At Wade Hampton she directed the school plays: Our Town; The Diary of Anne Frank, bringing serious drama to the school for the first time. The actors loved her, called her Mama D. Some of us gravitated to her, saw that she wasn’t like the other teachers or other adults, understood that she was on the side of art, that she was on our side, those of us who had artistic aspirations, however tentative or unformed. She thought I had writing talent. But then Dale had a talent for seeing and nurturing talent. She looked at you and through her eyes you became more than what you had imagined yourself to be. It was fitting that she came to Minneapolis for the publication party for my first book, fitting that I could thank her there for believing in me.
I visited her in New York over the years, in her fabulous rent-controlled apartment on West 53rd Street, near the heart of Broadway, a few blocks from the office she and her beloved business partner Harris shared. How Dale that apartment was! How comfortable, homey, a refuge from the busy streets. A sanctuary, her home for all those decades, full of Dale things. Where time stood still. How she loved that place and how she shared it with others! So much a part of her. The dressing table where she sat to fix her pretty face, her narrow kitchen with the cabinets piled high with things she’d never use, the big, long table that caught all as you came in the door, the living room furniture that was just so darn comfortable to plop down on after a day of walking the city or a night out on the town.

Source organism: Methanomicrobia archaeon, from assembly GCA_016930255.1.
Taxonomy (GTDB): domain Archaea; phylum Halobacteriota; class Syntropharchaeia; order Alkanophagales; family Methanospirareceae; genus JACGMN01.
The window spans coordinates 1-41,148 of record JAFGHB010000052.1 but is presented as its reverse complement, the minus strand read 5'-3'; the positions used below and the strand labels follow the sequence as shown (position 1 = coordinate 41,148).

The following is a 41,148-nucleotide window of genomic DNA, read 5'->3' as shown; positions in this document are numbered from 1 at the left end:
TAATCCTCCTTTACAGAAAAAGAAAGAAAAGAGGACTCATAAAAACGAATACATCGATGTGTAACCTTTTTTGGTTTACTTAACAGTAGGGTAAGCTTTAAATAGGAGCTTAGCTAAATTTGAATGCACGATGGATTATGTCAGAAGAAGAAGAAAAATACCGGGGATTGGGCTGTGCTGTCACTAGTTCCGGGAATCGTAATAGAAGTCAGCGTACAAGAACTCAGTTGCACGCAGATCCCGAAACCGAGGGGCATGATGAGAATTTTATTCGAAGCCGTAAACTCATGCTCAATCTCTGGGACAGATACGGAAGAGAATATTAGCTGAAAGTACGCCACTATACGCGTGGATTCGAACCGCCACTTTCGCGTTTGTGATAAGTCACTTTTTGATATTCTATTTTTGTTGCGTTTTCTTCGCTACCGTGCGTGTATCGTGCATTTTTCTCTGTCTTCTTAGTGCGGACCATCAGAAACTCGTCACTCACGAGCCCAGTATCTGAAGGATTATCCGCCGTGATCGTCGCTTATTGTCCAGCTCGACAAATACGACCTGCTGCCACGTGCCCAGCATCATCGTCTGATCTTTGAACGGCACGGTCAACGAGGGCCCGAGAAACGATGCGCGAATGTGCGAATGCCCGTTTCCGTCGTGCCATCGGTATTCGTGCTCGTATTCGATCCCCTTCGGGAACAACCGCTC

We always had Greenville in common. It all comes back, how Dale and I would both be home during the Christmas holidays, how I’d walk over from my folks’ house on Cleveland to Ponce de Leon to see Dale and her mother Eleanor. Short and sturdy Eleanor Davis, no nonsense how she would look you in the eye and take your measure. A combination I had never encountered before, of suffering no fools while at the same time being so welcoming. How happy I’d be at their little table drinking a coke and eating something bad for me. It seemed something was always going on, people coming or calling, Dale making plans with friends. She had a talent for friends.